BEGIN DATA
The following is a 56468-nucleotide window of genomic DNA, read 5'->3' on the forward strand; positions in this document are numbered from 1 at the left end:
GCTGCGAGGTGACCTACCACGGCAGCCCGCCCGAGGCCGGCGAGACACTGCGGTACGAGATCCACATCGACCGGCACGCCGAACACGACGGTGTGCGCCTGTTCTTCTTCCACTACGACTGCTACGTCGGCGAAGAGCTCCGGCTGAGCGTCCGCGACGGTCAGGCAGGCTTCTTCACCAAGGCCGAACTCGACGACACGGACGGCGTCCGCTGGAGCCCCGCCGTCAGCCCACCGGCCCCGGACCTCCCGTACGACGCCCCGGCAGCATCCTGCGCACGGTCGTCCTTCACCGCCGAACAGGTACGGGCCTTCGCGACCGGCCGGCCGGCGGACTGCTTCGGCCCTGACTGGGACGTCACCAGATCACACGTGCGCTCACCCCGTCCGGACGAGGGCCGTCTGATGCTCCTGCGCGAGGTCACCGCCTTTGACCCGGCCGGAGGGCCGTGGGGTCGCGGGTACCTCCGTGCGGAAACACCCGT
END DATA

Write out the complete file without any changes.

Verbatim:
The following is a 56468-nucleotide window of genomic DNA, read 5'->3' on the forward strand; positions in this document are numbered from 1 at the left end:
GCTGCGAGGTGACCTACCACGGCAGCCCGCCCGAGGCCGGCGAGACACTGCGGTACGAGATCCACATCGACCGGCACGCCGAACACGACGGTGTGCGCCTGTTCTTCTTCCACTACGACTGCTACGTCGGCGAAGAGCTCCGGCTGAGCGTCCGCGACGGTCAGGCAGGCTTCTTCACCAAGGCCGAACTCGACGACACGGACGGCGTCCGCTGGAGCCCCGCCGTCAGCCCACCGGCCCCGGACCTCCCGTACGACGCCCCGGCAGCATCCTGCGCACGGTCGTCCTTCACCGCCGAACAGGTACGGGCCTTCGCGACCGGCCGGCCGGCGGACTGCTTCGGCCCTGACTGGGACGTCACCAGATCACACGTGCGCTCACCCCGTCCGGACGAGGGCCGTCTGATGCTCCTGCGCGAGGTCACCGCCTTTGACCCGGCCGGAGGGCCGTGGGGTCGCGGGTACCTCCGTGCGGAAACACCCGT